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What is Bankruptcy

Bankruptcy is a legal status that usually lasts for 12 months  and can be a way of clearing debts you can't pay. When you're bankrupt, your non-essential assets (property and possessions) and excess income are used to pay off your creditors (the companies/people you owe money to). At the end of the bankruptcy period, most debts are 'discharged' (cancelled).

Cost To Go Bankrupt

There are two fees you may need to pay to the court when declaring Bankruptcy:

  • A court fee (currently £130), although this can be waived in some circumstances (if you’re on Income Support for example - court staff will be able to advise you).
  • Deposit of £525 towards the cost of administering your Bankruptcy.

So the total cost to go bankrupt is £655

If you are married, you will each be required to pay these fees separately.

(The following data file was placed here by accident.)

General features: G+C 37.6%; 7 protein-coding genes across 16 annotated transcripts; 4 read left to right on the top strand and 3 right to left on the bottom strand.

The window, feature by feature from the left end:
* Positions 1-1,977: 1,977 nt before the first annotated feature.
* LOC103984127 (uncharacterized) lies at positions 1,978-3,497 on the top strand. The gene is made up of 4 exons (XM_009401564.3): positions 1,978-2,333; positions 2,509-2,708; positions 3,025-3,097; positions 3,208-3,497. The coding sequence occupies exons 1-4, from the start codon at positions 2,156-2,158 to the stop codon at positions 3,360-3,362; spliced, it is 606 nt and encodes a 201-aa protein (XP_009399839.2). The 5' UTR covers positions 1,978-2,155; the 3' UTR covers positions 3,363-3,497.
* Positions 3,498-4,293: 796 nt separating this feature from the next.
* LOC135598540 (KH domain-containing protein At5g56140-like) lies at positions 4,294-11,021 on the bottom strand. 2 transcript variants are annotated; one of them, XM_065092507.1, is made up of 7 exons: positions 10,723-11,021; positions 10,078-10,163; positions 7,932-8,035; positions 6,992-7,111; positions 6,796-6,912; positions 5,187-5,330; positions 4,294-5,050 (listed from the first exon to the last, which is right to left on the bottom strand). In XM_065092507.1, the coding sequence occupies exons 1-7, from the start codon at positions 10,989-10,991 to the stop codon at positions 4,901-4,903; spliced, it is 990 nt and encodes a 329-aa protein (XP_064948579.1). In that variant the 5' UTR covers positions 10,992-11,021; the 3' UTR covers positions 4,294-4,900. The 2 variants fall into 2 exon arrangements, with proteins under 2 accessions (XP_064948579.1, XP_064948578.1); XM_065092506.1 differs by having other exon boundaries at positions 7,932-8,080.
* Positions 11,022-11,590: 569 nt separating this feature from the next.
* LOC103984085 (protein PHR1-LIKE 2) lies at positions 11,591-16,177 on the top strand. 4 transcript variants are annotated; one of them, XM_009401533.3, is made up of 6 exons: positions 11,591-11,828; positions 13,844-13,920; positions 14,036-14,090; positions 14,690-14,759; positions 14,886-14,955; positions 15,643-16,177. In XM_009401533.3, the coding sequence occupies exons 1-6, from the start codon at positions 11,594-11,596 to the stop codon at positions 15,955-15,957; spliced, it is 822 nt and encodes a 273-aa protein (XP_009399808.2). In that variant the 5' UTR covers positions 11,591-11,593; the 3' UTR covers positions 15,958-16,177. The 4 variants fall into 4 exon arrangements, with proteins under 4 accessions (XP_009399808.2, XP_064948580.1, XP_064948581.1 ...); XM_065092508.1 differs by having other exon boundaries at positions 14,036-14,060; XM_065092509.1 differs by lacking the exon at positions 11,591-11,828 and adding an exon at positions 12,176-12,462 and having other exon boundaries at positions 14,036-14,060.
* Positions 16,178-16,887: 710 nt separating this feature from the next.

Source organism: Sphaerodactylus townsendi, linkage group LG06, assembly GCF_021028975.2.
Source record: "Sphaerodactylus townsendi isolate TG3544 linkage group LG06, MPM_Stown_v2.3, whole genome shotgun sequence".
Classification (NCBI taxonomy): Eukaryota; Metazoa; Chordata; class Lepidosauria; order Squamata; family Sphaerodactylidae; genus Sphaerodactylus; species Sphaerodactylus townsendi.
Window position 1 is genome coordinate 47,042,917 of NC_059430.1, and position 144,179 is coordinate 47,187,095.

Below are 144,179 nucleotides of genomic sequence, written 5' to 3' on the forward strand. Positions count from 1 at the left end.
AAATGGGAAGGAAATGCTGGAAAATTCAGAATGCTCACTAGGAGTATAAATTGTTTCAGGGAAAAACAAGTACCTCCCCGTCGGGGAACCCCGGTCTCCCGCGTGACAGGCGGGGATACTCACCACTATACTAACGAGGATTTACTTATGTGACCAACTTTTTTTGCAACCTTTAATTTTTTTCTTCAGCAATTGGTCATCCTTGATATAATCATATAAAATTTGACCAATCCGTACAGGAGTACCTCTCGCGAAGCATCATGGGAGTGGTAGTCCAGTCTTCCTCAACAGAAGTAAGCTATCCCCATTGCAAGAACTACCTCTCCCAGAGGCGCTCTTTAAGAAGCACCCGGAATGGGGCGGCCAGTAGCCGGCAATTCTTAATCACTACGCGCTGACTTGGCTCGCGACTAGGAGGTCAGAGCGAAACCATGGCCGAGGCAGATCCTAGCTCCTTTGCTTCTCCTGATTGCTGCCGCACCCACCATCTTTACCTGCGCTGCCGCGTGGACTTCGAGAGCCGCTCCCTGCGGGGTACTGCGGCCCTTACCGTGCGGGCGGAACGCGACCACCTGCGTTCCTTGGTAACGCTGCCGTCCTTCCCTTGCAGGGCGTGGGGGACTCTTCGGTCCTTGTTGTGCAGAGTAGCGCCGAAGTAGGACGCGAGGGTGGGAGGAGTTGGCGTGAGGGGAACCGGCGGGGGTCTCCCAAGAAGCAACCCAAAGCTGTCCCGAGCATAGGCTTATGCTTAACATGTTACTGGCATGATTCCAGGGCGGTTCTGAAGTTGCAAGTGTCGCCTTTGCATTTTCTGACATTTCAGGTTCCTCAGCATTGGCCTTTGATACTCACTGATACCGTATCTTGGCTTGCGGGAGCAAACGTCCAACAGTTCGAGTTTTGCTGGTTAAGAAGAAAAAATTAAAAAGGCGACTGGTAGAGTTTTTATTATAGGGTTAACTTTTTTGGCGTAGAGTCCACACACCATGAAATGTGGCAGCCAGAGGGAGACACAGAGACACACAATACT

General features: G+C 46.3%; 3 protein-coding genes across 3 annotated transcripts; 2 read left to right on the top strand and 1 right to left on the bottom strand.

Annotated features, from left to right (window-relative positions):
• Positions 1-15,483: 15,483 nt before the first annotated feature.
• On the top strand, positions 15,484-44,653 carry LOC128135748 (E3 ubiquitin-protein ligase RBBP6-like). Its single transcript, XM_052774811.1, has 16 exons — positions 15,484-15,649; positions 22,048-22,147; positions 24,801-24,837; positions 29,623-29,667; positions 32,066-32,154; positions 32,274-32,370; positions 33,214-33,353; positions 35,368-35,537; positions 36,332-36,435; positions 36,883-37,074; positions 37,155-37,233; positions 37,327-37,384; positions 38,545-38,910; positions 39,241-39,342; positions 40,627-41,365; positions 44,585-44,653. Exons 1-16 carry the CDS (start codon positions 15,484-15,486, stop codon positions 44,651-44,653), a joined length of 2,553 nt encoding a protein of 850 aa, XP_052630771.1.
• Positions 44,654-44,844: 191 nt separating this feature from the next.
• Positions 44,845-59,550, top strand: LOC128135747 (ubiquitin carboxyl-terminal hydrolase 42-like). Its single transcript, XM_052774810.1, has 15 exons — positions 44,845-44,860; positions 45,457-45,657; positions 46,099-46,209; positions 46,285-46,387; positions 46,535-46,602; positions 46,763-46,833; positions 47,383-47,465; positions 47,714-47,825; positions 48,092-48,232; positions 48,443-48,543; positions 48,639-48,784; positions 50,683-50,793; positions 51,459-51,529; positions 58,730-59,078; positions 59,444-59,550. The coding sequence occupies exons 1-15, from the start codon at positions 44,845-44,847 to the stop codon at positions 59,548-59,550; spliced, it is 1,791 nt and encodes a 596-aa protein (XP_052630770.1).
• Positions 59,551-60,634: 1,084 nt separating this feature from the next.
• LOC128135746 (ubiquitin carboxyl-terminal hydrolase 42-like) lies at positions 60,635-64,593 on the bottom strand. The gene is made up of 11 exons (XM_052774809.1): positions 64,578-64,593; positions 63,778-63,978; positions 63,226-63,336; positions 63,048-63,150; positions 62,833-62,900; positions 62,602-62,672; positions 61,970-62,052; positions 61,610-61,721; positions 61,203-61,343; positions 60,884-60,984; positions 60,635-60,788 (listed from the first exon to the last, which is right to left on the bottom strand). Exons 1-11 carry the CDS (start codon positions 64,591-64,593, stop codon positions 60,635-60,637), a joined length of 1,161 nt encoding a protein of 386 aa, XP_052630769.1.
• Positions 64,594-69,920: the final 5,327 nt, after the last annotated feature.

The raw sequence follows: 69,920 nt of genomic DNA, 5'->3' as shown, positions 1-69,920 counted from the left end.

How To Go Bankrupt

If you are wondering how to go bankrupt the following will help:

To go bankrupt you need to get advice from people who know everything about all aspects of bankruptcy. Think about the impact of going bankrupt on your bank account; bear in mind, you will still have bills to pay. You will also need to determine whether your family or friends are likely to be affected. You also need to keep in mind that you can not go bankrupt for free. Further to this you will have to fill out the correct forms. The procedure is as follows:

• Complete the required forms (petition and statement of affairs).
• File the forms using the online bankruptcy application system and pay the fees listed above.

Bankruptcy, Is It Right For You?

Bankruptcy can be an effective way to solve personal debt, however it should always be considered as a last resort, and the Court will expect you to have considered any alternatives to bankruptcy that you may qualify for.